Reviews are in for Dolly Parton’s Smoky Mountain Christmas Carol at the Southbank Centre in London
In this reimagined version of Charles Dickens’ classic tale, Ebenezer Scrooge is cast as the owner of a mining company town in 1930s East Tennessee. Set against the backdrop of the smokey mountains, this musical adaptation brings a unique twist to the timeless story.
Dolly’s Smoky Mountain features a book by David H. Bell, with music and lyrics by the Queen of Country herself, Dolly Parton. Paul T. Couch and Curt Wollan also contribute to the adaptation.
Robert Bathurst (Cold Feet, Toast) stars as Scrooge, alongside Halle Brown, Iona Fraser, Richard J Hunt, Vicki Lee Taylor, Olivier Award winner George Maguire, Ediz Mahmut, Sarah O’Connor, Christopher Parkinson, Minal Patel, Annie Southall, Carole Stennett, Danny Whitehead and Mitchell Zhangazha.
Daniel Lee, Alexander Quinlan and Samuel Sturge share the role of Tiny Tim. Also in the children’s cast are Elliot Marsden, George Menezes Cutts and Dereke Oladele.
Read a round-up of reviews for Dolly Parton’s Smoky Mountain Christmas Carol below.
Dolly Parton’s Smoky Mountain Christmas Carol – A New Musical runs until 8 January 2023 at Southbank Centre’s Queen Elizabeth Hall.
Dolly Parton’s Smoky Mountain Christmas Carol reviews
"A marvellously musical, disarmingly sincere take on Dickens"
"Cold Feet alumnus Robert Bathurst is an iron-fisted Scrooge in Parton's homespun, soulful interpretation of the famous novella"
"Dolly Parton herself does not appear, but her spirit thoroughly pervades this unexpectedly charming new southern-fried take on Dickens. "
"there’s a disarming sincerity to the whole venture. When it’s the straight-talking Dolly sharing her belief in spiritual, not just material, wealth, you’re inclined to buy it. This is a Christmas Carol with a whole lotta soul."
"The queen of country’s Jesus-y take on Dickens is fun but not the total blast we might have hoped for"
"Salvation aside, this is a fun and tuneful night out. As a version of ‘A Christmas Carol’, though, it lacks the requisite killer instinct."
"It’s not entirely the adaptation, which is by David H Bell and others, with songs by Parton. The Queen Elizabeth Hall isn’t a great space for theatre, and the rather fiddly-dressed static set doesn’t help much. The cast are generally excellent"
"This is very much Dolly Does Dickens. It’s country music, not carols,"
"Parton, who writes the songs, and her co-adapters, David H Bell, Paul T Couch and Curt Wollan, tweak the details but retain the sentimental sweep of the original."
"It’s a convivial show which earned a hearty ovation at the end from my crowd."
"This may not be a ravishing reinvention, but it’s a very pleasant evening."
"Carried with glee and gusto"
"There are great numbers here, from the revivalist Hell to the sweetly simple Three Candles."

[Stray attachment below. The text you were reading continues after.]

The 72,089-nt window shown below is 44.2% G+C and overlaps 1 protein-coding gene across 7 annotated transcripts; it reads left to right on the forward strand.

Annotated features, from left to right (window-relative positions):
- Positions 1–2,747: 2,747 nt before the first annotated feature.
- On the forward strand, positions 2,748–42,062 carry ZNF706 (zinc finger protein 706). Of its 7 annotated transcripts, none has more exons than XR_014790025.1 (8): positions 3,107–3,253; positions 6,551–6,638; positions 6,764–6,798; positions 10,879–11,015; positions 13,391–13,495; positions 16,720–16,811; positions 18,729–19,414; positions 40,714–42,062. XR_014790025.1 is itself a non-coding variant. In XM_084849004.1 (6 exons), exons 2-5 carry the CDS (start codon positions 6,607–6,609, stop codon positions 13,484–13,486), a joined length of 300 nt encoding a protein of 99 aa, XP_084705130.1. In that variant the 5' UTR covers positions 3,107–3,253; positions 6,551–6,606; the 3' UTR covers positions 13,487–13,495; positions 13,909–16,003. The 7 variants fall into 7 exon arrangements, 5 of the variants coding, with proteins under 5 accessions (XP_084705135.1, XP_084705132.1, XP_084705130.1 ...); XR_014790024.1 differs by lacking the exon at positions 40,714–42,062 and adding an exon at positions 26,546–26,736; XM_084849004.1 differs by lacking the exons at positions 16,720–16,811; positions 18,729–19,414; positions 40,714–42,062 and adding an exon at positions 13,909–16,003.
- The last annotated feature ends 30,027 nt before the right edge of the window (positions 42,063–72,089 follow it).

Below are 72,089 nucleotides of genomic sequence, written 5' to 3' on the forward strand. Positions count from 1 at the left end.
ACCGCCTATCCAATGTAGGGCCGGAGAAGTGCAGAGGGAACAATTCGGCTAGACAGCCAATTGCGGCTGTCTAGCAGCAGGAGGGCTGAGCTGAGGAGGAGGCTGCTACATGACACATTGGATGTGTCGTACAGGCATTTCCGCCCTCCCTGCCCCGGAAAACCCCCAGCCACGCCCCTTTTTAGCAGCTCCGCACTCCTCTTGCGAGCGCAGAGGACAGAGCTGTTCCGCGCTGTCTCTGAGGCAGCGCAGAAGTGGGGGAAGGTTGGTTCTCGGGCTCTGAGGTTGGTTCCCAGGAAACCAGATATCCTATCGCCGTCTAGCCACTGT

"I’m pretty sure this imperfect tryout will be further refined into a greater triumph. Our heroine’s history of conquering new realms suggests it will be so. Hello Dolly: welcome back to the world of musicals."
"Parton’s music is as warming as ever but a snowfall of schmaltz and minimal menace make this Dickens adaptation sickly sweet"
" the show’s all-American schmaltz brings a flatness and there is a decidedly sleepy book by David H Bell, which comes with far-fetched Tennessee idioms in which characters are “angrier than a wet rooster” and “madder than a mule chewing a bumblebee”."
"Sugary Christmas treat"
"Cornball musical strictly for the sentimental"
"Bathurst is no singer, so it’s a relief that he only has to attempt it once, at his final transformation. Otherwise, there are some gorgeous chorales and misty-eyed duets."
"It’s all so winsome it might give you toothache, but if you like your Christmas treats sugary, it’ll slip down as easily as a cup of cocoa."
"Tennessee-based Dickens retelling is heavy on the cheese"
"Among the small company, George Maguire is a stand-out, as both a shaking Cratchit and the damned ghost of Jacob Marley"
"In the strongest songs (“Appalachian Snowfall”, “Down Home Country Christmas”), you can imagine Dolly herself is singing, with Sarah O’Connor serving as a perfect stand-in, from the cadence of her voice to her perky-as-a-daffodil mannerisms."
"The country music legend’s take on Dickens will well and truly warm your heart, even if there aren’t enough rhinestone"
"Fittingly, Robert Bathurst’s turn as Scrooge is more curmudgeon-next-door than evil arch-capitalist: he lacks the kind of villainous menace that would make his ultimate redemption truly heartwarming. But believe me, your heart will be well and truly warmed by Parton’s songs, which are gorgeous: bluegrassy, packed with complex harmonies, and showcasing the talents of an ensemble that have been picked for their voices"
"Yee-ha! it’s a very dolly Christmas for Scrooge"
"Dolly Parton’s Smoky Mountain Christmas Carol is everything you’d expect: a bright and breezy, double D-cup, Country & Western Charles Dickens mash-up. Or if you prefer, Dolly’s new musical whacks Robert Bathurst’s Scrooge on the backside with a banjo and puts the yee-ha into humbug."
"... the show’s greatest assets are Dolly’s music and lyrics (sadly not the star in person), played on folk instruments including banjo, violin, washboard and triple-thwacked double bass."
"Squeezed onto the shallow stage of this concert venue like an excitable church choir in the village hall, it majors on God-lovin’ atmosphere rather than special effects. And in that department it’s in line with Dickens’s Christmas message of hearty good cheer."
"It is, unsurprisingly, the songs that drive the story, many of which are gorgeous."
"This is not a version that will challenge either Jack Thorne’s beautiful adaptation at the Old Vic or Simon Russell Beale’s touching performance at the Bridge Theatre for depth of psychological understanding."
"But there are some smart ideas in this adaptation "